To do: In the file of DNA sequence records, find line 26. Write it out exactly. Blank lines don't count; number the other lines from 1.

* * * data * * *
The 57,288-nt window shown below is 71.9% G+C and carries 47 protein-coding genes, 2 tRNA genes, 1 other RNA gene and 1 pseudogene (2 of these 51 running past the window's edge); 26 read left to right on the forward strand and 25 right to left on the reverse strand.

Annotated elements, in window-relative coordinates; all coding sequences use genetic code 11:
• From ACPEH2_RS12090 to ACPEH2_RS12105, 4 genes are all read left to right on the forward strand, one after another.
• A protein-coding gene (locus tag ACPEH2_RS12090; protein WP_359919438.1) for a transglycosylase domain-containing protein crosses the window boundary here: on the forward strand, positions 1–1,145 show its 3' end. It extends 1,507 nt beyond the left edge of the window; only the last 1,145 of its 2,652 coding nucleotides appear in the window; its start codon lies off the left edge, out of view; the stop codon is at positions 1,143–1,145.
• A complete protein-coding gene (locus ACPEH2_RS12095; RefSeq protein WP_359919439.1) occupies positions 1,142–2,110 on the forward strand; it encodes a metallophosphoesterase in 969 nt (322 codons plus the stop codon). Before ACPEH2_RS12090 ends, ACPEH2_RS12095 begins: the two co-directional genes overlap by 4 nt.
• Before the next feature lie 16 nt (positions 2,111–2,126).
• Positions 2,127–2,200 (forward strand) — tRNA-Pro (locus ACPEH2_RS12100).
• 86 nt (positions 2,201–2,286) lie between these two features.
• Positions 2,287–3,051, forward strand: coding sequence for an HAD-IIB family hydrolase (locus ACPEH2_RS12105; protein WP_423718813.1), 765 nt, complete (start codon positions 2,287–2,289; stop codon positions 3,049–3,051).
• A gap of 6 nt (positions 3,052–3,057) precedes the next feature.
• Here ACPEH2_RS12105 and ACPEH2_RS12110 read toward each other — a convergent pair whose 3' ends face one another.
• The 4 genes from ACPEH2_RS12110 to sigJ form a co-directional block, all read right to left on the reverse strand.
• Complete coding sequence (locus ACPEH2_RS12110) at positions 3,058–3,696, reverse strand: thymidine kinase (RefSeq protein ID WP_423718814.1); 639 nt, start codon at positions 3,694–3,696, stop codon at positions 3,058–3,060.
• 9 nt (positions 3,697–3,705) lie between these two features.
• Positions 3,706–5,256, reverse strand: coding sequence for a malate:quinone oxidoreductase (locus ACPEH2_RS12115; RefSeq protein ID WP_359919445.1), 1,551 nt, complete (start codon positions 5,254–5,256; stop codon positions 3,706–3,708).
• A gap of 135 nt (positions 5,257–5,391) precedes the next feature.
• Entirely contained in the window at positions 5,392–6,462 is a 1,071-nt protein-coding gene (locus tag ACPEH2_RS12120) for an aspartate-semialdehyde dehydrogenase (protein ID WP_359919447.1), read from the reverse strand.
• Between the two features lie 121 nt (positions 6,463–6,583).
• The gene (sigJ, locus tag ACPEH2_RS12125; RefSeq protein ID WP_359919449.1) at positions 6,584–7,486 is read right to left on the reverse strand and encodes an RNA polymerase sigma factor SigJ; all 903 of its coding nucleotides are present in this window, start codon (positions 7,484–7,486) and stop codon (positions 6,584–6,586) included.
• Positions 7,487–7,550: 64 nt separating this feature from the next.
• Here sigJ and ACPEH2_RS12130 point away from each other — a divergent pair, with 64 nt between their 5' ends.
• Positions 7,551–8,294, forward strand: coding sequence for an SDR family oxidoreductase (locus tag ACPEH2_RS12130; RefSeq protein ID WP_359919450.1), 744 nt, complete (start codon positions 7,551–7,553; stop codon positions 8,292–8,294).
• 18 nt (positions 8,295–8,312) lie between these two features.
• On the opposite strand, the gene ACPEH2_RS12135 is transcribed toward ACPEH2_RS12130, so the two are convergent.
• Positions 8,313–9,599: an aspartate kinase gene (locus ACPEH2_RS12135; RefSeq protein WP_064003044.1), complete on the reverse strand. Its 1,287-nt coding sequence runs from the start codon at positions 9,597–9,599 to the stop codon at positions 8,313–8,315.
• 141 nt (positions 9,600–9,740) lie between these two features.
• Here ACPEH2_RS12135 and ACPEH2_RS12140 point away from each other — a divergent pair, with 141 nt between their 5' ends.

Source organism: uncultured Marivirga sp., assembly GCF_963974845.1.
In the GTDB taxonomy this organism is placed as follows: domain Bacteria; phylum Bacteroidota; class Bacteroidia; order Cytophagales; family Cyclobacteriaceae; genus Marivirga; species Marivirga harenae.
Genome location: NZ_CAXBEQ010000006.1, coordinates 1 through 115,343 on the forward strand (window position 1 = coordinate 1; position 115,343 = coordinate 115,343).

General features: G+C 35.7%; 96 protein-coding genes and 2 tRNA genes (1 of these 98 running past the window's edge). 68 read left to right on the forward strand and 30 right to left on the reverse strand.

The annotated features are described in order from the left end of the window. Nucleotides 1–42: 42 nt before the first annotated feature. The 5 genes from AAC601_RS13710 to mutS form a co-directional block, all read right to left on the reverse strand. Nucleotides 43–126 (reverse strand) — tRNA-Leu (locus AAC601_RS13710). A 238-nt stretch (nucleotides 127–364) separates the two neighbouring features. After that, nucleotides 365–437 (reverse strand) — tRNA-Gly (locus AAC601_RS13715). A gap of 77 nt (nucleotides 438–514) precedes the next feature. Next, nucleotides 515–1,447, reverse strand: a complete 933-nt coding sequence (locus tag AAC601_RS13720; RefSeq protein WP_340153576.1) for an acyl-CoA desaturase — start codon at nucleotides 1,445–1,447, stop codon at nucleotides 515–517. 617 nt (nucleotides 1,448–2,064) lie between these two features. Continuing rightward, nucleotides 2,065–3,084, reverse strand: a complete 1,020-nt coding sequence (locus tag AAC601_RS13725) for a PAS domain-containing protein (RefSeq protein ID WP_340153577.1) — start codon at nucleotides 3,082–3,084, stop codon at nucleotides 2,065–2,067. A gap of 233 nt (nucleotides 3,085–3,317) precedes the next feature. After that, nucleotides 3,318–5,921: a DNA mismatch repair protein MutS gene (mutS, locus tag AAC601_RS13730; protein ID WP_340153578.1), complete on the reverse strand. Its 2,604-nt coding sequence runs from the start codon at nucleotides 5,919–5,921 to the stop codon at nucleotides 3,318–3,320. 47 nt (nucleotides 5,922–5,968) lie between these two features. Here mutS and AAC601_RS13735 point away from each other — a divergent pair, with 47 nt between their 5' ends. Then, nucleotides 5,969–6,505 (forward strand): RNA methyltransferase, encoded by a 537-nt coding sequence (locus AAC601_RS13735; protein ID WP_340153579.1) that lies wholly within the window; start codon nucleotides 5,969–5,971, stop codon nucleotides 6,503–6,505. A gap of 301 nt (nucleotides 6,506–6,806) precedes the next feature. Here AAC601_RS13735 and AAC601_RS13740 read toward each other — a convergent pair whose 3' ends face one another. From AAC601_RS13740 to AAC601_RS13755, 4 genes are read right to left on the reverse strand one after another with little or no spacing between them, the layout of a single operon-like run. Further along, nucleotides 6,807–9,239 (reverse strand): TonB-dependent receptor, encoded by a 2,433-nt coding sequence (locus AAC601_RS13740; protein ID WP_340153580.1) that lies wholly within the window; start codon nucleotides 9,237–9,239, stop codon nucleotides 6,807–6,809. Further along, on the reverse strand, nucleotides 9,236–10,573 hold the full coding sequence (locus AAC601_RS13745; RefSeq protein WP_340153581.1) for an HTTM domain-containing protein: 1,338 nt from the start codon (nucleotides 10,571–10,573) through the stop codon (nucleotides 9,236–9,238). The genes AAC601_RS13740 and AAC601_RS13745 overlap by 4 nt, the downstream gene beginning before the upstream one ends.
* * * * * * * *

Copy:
• 141 nt (positions 9,600–9,740) lie between these two features.